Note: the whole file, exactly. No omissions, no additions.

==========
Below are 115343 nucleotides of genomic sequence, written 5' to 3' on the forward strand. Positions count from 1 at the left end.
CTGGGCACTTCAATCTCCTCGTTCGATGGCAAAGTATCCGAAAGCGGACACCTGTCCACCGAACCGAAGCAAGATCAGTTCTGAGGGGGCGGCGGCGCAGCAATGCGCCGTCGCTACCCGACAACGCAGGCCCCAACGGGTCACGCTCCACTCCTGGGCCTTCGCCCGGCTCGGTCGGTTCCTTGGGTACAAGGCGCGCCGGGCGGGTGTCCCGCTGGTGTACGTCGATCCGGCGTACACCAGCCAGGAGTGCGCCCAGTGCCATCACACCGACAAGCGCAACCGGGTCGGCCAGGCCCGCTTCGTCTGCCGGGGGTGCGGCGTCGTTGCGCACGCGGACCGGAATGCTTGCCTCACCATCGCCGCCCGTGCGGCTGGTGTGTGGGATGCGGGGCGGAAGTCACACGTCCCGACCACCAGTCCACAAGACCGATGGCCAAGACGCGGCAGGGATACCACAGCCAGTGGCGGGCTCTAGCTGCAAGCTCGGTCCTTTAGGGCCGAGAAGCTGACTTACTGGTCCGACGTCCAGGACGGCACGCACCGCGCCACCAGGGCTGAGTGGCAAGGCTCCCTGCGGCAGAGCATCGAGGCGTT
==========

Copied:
Below are 115343 nucleotides of genomic sequence, written 5' to 3' on the forward strand. Positions count from 1 at the left end.
CTGGGCACTTCAATCTCCTCGTTCGATGGCAAAGTATCCGAAAGCGGACACCTGTCCACCGAACCGAAGCAAGATCAGTTCTGAGGGGGCGGCGGCGCAGCAATGCGCCGTCGCTACCCGACAACGCAGGCCCCAACGGGTCACGCTCCACTCCTGGGCCTTCGCCCGGCTCGGTCGGTTCCTTGGGTACAAGGCGCGCCGGGCGGGTGTCCCGCTGGTGTACGTCGATCCGGCGTACACCAGCCAGGAGTGCGCCCAGTGCCATCACACCGACAAGCGCAACCGGGTCGGCCAGGCCCGCTTCGTCTGCCGGGGGTGCGGCGTCGTTGCGCACGCGGACCGGAATGCTTGCCTCACCATCGCCGCCCGTGCGGCTGGTGTGTGGGATGCGGGGCGGAAGTCACACGTCCCGACCACCAGTCCACAAGACCGATGGCCAAGACGCGGCAGGGATACCACAGCCAGTGGCGGGCTCTAGCTGCAAGCTCGGTCCTTTAGGGCCGAGAAGCTGACTTACTGGTCCGACGTCCAGGACGGCACGCACCGCGCCACCAGGGCTGAGTGGCAAGGCTCCCTGCGGCAGAGCATCGAGGCGTT